Curfew imposed in flooded Baton Rouge after looting arrests

Baton Rouge was placed under curfew Tuesday after several people were reportedly arrested for looting homes and businesses in the wake of historic floods that slammed southern Louisiana.

According to Gov. John Bel Edwards, more than 30,000 people and counting have been rescued from the torrential rains that have left at least 11 dead and damaged at least 40,000 homes since Friday. By Monday, the brutal rain had begun to subside, but the rescue effort continues.

While some other southern parishes such as Livingston, Central and Tangipahoa had imposed curfews over the weekend, by the time the brutal rain had begun to subside Monday, East Baton Rouge Parish Mayor-President Kip Holden had made no such declaration for his parish, which includes the city of Baton Rouge.

According to the Advocate, however, by Tuesday at least 14 people had been arrested for looting in East Baton Rouge, prompting parish Sheriff Sid Gautreaux to seek an executive order from Gov. Edwards to impose the curfew himself.

“As sheriff, I fully recognize that the mayor has the ability to call for a curfew. I have never questioned that authority. However, in my conversations, … he has not been willing to do that,” Gautreaux told reporters.

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The East Baton Rouge curfew runs from 10 p.m. to 6 a.m. Gautreaux said the curfew would remain in effect until local conditions improve, the Advocate reported.

Holden told local CBS affiliate WAFB that he has “no issue whatsoever” with imposing a curfew and issued a warning to potential looters.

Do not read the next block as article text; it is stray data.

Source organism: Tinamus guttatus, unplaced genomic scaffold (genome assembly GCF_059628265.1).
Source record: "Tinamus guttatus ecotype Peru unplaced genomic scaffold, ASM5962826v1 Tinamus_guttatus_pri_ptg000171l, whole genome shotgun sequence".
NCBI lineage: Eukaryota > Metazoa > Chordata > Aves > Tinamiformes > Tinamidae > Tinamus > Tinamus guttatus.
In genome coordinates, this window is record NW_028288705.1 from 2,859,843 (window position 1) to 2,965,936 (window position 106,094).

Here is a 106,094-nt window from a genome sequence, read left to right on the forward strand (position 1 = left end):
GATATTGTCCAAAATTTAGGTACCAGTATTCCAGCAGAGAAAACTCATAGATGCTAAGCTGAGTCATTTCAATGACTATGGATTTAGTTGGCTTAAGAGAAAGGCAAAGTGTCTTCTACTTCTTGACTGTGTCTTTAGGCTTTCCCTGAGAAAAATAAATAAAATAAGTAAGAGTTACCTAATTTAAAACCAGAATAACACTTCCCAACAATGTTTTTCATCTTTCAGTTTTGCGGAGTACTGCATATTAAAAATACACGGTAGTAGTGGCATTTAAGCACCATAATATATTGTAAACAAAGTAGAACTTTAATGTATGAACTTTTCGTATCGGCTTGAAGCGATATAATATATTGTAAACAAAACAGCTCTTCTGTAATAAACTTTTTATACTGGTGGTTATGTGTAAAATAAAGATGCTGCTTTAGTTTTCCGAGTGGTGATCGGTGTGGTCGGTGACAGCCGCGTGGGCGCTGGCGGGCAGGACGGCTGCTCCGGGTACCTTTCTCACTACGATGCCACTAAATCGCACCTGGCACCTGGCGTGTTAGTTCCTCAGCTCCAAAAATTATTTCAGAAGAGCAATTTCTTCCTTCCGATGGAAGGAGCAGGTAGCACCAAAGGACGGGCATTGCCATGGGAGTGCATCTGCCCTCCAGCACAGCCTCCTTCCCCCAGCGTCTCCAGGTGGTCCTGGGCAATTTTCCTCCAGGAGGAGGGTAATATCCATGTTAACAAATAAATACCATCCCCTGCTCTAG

“We are not going to tolerate lawlessness of any kind or anywhere in our city,” Holden said in a statement. “No part of our city will be unprotected. If you break the law, you will be arrested and prosecuted. The protection of our city and its citizens are top priority.”

Those arrested in looting incidents around East Baton Rouge reportedly included four young men, ages 18 to 27, who were picked up by sheriff’s deputies after stealing $750 worth of merchandise from a Dollar General Monday night. According to the arrest report obtained by the Advocate, the men admitted that they’d broken into the dollar store with “intent to steal supplies that they needed after losing items during the storm.”

Danny and Alys Messenger canoe away from their flooded home after reviewing the damage in Prairieville, La., Tuesday, Aug. 16, 2016. (Photo: Max Becherer/AP)
Danny and Alys Messenger canoe away from their flooded home after reviewing the damage in Prairieville, La. (Photo: Max Becherer/AP)

According to a detailed post on the East Baton Rouge Sheriff’s Office Facebook page, all four of the men were booked into the parish prison on charges of theft, looting and violating Edwards’ declared state of emergency.

Because of the floods, both the Baton Rouge City Court and the 19th Judicial Court in East Baton Rouge are closed until next Monday, Aug. 22.

Eight people were also reportedly arrested for looting in Livingston, parish Sheriff Jason Ard told the Advocate, while several more evacuees said they found their homes ransacked upon returning after the flood this week.